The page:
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ABOUT US

History

The Prison Reform and Education Project (PREP) was founded in November of 2013 as the Redemption Project.  We began by lobbying for solitary confinement reform in New York State.  Redemption Project members contacted members of the NY state legislature to lobby for the passage of the HALT Solitary Confinement Act, which creates rehabilitative alternatives to solitary confinement and limits the length of time inmates can be placed in solitary confinement.

During the Spring 2014 semester, our scope expanded to raising awareness and engaging the student body through a public film screening and quarter-carding campaigns. Over the Summer of 2014, we changed our name to the Prison Reform and Education Project (PREP) to further broaden our scope and reflect our expanded research and education role. Over the Spring of 2019,  we transitioned to a general body and project-team structure in order to complement our increasingly ambitious goals.

During the 2015-2016 academic year, PREP organized and led a campaign to Ban the Box at Cornell University.  The campaign led to Cornell's commitment to remove the conviction question from its job applications by July 1st, 2016.  

​During the 2018-2019 academic year, PREP worked with Cornell University Admissions to substantiate admissions policy and to create an admissions webpage dedicated to adjudicated applicants: visit here or email us directly with any questions about applying or being a student at Cornell.

During the 2019-2020 year, PREP continued it's advocacy and tutoring work. As meetings became remote, PREP still had biweekly meetings where members came together to discuss important criminal justice issues.

In the 2020-2021 year, PREP continued working with College Initiative Upstate and lobbied a bill to repeal the ban on Pell Grants within the Cornell administration. PREP also partnered with partnered with the Sexual Violence Prevention Network on campus to host a speaker event, and Cornell Votes! to engage general body members in a case study on voter disenfranchisement.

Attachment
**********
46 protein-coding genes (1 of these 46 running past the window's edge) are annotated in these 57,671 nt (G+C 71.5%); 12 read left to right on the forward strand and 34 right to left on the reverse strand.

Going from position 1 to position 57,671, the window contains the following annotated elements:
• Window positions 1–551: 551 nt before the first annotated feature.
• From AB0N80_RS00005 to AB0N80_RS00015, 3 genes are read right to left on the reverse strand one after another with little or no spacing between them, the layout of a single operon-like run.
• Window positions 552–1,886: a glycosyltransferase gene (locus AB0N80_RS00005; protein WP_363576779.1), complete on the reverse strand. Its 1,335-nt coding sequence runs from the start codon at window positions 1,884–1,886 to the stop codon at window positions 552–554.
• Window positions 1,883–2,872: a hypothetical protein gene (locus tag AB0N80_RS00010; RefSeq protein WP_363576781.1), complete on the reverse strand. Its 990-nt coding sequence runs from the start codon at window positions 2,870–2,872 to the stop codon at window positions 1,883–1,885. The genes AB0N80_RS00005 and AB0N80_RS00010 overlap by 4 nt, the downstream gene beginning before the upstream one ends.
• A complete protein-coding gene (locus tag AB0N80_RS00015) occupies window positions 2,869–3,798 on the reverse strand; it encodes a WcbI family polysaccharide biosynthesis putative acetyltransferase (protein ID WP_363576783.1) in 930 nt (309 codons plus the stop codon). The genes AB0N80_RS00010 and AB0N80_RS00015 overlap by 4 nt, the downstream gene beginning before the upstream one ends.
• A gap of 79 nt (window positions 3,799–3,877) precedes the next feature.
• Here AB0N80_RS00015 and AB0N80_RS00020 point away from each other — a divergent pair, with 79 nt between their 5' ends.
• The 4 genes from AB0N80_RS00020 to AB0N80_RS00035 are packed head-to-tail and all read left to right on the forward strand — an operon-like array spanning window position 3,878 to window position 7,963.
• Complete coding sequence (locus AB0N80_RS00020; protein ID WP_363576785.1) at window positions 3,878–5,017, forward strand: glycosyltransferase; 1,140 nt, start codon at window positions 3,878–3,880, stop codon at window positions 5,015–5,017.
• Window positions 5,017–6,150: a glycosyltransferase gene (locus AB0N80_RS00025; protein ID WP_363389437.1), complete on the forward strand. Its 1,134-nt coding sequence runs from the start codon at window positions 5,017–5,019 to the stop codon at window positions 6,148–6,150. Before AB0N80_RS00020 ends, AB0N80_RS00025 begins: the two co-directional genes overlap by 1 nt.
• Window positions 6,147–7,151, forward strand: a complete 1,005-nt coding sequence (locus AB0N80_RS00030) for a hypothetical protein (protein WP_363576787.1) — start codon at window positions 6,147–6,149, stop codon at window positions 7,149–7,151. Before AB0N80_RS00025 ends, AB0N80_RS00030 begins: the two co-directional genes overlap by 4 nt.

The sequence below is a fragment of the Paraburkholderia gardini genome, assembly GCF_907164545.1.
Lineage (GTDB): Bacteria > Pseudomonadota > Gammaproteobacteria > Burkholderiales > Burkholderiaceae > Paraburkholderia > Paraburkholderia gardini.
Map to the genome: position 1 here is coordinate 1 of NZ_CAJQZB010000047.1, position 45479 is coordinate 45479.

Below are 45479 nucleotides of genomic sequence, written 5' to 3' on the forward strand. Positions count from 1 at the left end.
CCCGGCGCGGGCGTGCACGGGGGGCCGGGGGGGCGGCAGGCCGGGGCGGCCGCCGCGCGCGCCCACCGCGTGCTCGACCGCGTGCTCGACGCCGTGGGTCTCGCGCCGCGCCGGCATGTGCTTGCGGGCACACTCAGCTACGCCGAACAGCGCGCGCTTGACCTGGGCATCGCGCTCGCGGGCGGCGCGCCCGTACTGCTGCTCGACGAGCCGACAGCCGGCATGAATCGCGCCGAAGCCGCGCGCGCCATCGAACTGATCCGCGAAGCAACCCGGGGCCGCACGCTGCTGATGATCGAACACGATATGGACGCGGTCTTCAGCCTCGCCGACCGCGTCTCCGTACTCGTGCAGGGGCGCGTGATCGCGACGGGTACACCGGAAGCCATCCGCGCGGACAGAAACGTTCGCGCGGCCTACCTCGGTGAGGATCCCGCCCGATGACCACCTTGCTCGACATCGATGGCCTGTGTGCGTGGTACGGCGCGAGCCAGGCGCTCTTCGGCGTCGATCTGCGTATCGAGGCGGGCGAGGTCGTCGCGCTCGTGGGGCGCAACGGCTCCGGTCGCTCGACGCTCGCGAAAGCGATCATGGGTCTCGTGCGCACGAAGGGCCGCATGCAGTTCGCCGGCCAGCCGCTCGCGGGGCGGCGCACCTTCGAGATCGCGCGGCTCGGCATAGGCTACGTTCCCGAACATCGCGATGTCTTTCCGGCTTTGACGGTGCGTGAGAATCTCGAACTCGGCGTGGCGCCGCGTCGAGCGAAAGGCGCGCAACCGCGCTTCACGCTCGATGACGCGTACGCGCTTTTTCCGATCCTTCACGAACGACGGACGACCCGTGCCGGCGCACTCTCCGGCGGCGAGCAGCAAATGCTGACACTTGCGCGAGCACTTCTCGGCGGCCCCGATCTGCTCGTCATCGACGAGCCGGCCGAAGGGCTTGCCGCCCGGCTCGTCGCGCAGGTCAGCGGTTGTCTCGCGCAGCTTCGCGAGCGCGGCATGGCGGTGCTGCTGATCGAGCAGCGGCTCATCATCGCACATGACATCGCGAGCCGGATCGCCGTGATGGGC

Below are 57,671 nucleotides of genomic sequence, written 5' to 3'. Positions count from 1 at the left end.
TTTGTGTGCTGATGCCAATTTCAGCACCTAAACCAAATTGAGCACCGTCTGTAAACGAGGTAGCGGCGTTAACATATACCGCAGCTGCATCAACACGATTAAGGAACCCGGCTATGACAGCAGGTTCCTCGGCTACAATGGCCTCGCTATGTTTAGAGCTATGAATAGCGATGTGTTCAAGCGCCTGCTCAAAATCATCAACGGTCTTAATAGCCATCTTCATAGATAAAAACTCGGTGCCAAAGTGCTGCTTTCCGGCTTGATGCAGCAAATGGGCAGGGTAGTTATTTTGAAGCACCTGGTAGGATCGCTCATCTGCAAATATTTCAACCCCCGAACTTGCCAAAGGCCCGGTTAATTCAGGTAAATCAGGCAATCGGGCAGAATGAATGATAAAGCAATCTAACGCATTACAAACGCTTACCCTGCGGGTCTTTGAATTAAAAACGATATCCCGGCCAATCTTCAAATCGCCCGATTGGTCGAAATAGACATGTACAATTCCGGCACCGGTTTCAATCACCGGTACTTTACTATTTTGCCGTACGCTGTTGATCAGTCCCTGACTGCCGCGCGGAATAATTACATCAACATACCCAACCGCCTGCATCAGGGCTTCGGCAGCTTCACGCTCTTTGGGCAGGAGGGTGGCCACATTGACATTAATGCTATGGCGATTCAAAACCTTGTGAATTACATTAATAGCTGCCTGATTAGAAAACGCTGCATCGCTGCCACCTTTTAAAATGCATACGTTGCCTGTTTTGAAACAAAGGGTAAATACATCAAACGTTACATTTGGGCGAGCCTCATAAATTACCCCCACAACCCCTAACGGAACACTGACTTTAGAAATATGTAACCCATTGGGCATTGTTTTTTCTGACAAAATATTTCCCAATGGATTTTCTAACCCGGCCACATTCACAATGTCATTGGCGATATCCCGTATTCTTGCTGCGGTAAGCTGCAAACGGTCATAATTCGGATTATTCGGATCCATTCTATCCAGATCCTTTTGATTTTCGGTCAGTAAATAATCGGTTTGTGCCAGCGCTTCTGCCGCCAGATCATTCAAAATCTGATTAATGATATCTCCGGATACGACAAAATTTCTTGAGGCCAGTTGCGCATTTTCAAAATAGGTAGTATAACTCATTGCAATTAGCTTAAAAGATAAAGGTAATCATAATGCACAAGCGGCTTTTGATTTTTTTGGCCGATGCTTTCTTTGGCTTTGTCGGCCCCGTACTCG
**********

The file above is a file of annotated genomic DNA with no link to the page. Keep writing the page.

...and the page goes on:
Most recently, PREP has created three new advocacy initiatives: Death Row Lobbying, Cornell Divestment, and Prison Education Tutoring and Outreach. PREP has also merged with the Parole Preparation Project at Cornell. On a state-wide level, the Parole Preparation Project is an organization dedicated to directly supporting incarcerated people prepare for their parole hearings. Last year, volunteers in Parole Prep released four people.

Our Mission

To humanize the American experience of incarceration and reentry.

​To put an end to the Prison Industrial Complex (PIC) that has dramatically increased the number of U.S. prisoners, broken families, and shattered communities; and which has limited historically marginalized peoples’ access to adequate housing and education, cost taxpayers millions, and simultaneously failed to keep us safe. To do this, we seek to stop the expansion of correctional facilities by forcing empirical discussion about America’s broken system and advocating for the improvement of conditions in already existing prisons.

What We Do

PREP is organized around two pillars: education and advocacy. We strive to raise awareness on campus about issues relating to mass incarceration and criminal justice through biweekly discussions, public speaking events, and educational campaigns.  We also lead and support direct actions around prison reform efforts in the immediate community and in the New York State legislature. To learn more about our projects this semester, click here.

PREP is also a part of the Cornell Criminal Justice Coalition, collective of student organizations dedicated to advocacy and justice.

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